Hall of Fame Bio: A center/linebacker from Higginsville, Mo., Jenkins starred on Missouri's football teams in 1940 and '41. He was all-Big Six both years, and as a senior, served as team captain and won all-America honors on Don Faurot's 1941 Sugar Bowl team. He was named to the State of Missouri Sports Hall of Fame in 1976. During World War II, Jenkins served as a bomber pilot. He was shot down on his 27th mission and spent 17 months in a German POW camp.
Jim Kekeris (1940s)
A surprisingly nimble, diverse talent in a big body, Kekeris was the lynchpin of the teams Faurot left behind during the war.
Hall of Fame Bio: At 285 pounds, Jim Kekeris was used as a tackle, fullback and place-kicker by Coaches Don Faurot and Chauncey Simpson from 1943-46. A St Louisisn, Kekeris earned all-Big Six Conference honors three times, and was a second-team all-American as a senior. He played in the East-West Shrine game and College All-Star game, and spent time with the NFL's Philadelphia Eagles and Green Bay Packers. Was MU's "Most Valuable Player" in the 1946 Cotton Bowl, and later was voted to the all-time Cotton Bowl team.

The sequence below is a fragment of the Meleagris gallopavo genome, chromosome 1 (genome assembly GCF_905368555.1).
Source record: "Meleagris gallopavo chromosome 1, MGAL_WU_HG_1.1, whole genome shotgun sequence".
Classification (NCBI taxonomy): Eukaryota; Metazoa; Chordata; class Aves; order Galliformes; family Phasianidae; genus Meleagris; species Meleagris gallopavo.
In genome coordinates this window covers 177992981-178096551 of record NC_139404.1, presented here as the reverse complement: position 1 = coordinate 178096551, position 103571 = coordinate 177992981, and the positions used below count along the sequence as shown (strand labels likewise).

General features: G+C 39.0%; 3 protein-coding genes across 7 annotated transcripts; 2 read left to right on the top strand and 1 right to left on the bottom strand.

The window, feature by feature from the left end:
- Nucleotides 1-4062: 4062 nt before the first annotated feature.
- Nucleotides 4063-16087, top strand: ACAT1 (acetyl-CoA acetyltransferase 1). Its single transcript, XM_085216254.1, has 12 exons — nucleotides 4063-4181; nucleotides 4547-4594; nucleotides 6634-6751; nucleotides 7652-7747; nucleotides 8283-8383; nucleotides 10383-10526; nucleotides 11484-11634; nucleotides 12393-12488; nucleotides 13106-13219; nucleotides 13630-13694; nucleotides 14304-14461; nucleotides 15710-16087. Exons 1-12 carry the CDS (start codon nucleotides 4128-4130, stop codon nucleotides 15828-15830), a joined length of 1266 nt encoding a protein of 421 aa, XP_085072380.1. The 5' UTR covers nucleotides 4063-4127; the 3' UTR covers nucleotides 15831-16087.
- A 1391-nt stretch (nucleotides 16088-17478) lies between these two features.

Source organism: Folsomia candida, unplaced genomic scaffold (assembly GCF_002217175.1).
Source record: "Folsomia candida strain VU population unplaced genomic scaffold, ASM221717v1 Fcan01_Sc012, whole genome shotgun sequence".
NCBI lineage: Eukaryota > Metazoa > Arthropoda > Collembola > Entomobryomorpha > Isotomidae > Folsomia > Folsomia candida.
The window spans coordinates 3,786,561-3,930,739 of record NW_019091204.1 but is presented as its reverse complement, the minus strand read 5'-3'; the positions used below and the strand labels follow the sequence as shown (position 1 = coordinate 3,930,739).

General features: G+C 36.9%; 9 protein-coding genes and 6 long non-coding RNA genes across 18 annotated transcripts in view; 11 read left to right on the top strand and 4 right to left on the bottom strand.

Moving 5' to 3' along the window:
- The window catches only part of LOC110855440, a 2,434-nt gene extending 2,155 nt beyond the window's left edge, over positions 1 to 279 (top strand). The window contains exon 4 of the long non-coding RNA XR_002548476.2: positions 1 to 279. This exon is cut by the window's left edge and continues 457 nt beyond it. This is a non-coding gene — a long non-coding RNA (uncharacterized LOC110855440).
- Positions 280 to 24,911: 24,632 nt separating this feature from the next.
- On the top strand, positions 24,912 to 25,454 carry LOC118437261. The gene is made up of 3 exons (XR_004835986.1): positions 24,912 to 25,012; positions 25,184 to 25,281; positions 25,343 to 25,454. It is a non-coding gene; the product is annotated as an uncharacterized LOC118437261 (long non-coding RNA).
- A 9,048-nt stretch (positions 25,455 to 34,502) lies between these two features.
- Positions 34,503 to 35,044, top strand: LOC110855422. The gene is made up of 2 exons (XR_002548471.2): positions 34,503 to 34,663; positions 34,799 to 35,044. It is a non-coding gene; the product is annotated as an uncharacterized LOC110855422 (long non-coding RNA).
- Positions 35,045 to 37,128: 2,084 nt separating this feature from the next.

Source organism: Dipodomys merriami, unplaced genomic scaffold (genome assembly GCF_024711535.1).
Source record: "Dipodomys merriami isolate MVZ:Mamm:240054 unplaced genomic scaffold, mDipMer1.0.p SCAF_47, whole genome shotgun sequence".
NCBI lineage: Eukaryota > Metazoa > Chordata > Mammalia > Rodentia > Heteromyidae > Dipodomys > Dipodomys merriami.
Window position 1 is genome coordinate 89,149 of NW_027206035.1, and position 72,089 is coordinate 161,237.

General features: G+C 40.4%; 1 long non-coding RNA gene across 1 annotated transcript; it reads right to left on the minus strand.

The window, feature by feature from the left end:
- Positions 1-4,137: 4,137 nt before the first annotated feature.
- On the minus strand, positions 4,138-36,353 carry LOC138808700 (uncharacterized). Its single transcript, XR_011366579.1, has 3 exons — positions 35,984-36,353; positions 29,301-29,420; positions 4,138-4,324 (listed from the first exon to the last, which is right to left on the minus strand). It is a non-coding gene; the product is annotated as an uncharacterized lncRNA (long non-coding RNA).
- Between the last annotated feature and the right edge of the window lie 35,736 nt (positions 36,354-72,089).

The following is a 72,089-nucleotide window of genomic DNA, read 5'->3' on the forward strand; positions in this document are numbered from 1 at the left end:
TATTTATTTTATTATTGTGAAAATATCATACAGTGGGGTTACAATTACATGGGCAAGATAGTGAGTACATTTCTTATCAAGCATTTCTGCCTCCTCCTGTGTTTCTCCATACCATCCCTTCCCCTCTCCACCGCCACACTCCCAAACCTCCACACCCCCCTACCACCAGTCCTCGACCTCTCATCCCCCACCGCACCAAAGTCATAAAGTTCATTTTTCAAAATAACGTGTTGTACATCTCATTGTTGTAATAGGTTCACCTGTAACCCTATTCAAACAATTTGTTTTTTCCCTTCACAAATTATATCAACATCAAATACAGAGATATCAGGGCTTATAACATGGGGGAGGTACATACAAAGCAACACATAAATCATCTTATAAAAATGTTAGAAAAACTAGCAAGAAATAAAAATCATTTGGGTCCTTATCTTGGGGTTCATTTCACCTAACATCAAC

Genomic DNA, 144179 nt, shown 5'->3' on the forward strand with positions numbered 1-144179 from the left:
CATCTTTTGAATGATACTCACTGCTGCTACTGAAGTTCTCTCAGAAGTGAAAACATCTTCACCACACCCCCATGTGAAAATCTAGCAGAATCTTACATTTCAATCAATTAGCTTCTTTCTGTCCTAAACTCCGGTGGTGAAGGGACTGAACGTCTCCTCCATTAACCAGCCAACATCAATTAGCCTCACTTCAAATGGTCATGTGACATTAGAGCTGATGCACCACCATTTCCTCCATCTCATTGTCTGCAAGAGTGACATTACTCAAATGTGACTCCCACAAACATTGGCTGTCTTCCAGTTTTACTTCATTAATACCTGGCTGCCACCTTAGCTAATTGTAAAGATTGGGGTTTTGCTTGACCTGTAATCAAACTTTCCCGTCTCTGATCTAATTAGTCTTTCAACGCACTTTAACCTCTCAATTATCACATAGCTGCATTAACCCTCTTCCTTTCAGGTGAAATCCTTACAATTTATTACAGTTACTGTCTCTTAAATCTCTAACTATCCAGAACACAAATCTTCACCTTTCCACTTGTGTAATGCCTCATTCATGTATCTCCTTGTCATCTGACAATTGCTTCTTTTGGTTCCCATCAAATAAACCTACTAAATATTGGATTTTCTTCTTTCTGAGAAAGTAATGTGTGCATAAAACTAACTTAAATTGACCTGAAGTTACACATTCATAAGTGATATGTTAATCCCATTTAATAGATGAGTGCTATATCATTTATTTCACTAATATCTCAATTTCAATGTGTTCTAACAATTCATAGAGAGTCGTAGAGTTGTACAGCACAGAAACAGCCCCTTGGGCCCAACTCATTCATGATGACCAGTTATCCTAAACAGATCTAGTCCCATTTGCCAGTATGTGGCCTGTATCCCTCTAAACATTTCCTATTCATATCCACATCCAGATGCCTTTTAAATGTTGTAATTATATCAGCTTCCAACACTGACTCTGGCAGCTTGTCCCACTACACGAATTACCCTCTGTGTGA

Junior Wren (1950s)
Some on Rock M have stated preferences for old-school, multi-sport stars. Well here's your guy.
Hall of Fame Bio: An accomplished two-sport star at Missouri in the early 1950s. He played halfback in football, lettering in 1950-51. He was team captain as a senior, when he earned all-Big Seven Conference honors and led the Tigers in rushing, total offense and punting. He also set a school record that season with nine pass receptions against Oklahoma, a record that stood for nearly 40 years. In baseball, he was an all-American outfielder in 1952, when the Tigers placed second at the College World Series. He led the club in hitting as a junior, and as a senior led the team in hitting, home runs and runs batted in. He signed with the Chicago White Sox in 1952, and later played professional football as well, with the Pittsburgh Steelers in 1959-60. A native of Kansas City, Mo.